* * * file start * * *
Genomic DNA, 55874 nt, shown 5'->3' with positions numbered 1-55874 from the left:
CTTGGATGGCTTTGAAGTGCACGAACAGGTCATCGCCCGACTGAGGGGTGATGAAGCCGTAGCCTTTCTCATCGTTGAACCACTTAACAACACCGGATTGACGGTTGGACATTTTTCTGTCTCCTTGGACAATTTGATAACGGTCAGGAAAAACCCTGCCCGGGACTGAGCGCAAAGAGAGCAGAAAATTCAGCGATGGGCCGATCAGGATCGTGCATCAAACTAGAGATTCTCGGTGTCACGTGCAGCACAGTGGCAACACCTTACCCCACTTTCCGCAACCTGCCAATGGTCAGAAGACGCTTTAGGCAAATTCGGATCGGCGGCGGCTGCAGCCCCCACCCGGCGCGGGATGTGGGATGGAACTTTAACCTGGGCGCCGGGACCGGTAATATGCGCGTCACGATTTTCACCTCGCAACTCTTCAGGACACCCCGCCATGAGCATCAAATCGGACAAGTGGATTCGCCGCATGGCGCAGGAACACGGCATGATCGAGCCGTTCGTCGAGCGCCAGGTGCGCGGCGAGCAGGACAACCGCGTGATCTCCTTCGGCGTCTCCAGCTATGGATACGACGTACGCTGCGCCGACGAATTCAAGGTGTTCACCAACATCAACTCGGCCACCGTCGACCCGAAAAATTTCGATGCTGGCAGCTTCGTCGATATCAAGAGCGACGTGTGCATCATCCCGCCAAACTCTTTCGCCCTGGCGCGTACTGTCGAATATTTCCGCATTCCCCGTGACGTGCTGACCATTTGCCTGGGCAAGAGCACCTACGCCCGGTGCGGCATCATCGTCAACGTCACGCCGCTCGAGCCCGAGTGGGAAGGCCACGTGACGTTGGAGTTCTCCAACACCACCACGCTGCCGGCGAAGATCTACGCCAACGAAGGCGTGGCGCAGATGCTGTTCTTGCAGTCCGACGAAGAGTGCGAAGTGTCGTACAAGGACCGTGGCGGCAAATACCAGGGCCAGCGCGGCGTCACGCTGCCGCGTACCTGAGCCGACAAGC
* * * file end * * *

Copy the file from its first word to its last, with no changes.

Genomic DNA, 55874 nt, shown 5'->3' with positions numbered 1-55874 from the left:
CTTGGATGGCTTTGAAGTGCACGAACAGGTCATCGCCCGACTGAGGGGTGATGAAGCCGTAGCCTTTCTCATCGTTGAACCACTTAACAACACCGGATTGACGGTTGGACATTTTTCTGTCTCCTTGGACAATTTGATAACGGTCAGGAAAAACCCTGCCCGGGACTGAGCGCAAAGAGAGCAGAAAATTCAGCGATGGGCCGATCAGGATCGTGCATCAAACTAGAGATTCTCGGTGTCACGTGCAGCACAGTGGCAACACCTTACCCCACTTTCCGCAACCTGCCAATGGTCAGAAGACGCTTTAGGCAAATTCGGATCGGCGGCGGCTGCAGCCCCCACCCGGCGCGGGATGTGGGATGGAACTTTAACCTGGGCGCCGGGACCGGTAATATGCGCGTCACGATTTTCACCTCGCAACTCTTCAGGACACCCCGCCATGAGCATCAAATCGGACAAGTGGATTCGCCGCATGGCGCAGGAACACGGCATGATCGAGCCGTTCGTCGAGCGCCAGGTGCGCGGCGAGCAGGACAACCGCGTGATCTCCTTCGGCGTCTCCAGCTATGGATACGACGTACGCTGCGCCGACGAATTCAAGGTGTTCACCAACATCAACTCGGCCACCGTCGACCCGAAAAATTTCGATGCTGGCAGCTTCGTCGATATCAAGAGCGACGTGTGCATCATCCCGCCAAACTCTTTCGCCCTGGCGCGTACTGTCGAATATTTCCGCATTCCCCGTGACGTGCTGACCATTTGCCTGGGCAAGAGCACCTACGCCCGGTGCGGCATCATCGTCAACGTCACGCCGCTCGAGCCCGAGTGGGAAGGCCACGTGACGTTGGAGTTCTCCAACACCACCACGCTGCCGGCGAAGATCTACGCCAACGAAGGCGTGGCGCAGATGCTGTTCTTGCAGTCCGACGAAGAGTGCGAAGTGTCGTACAAGGACCGTGGCGGCAAATACCAGGGCCAGCGCGGCGTCACGCTGCCGCGTACCTGAGCCGACAAGC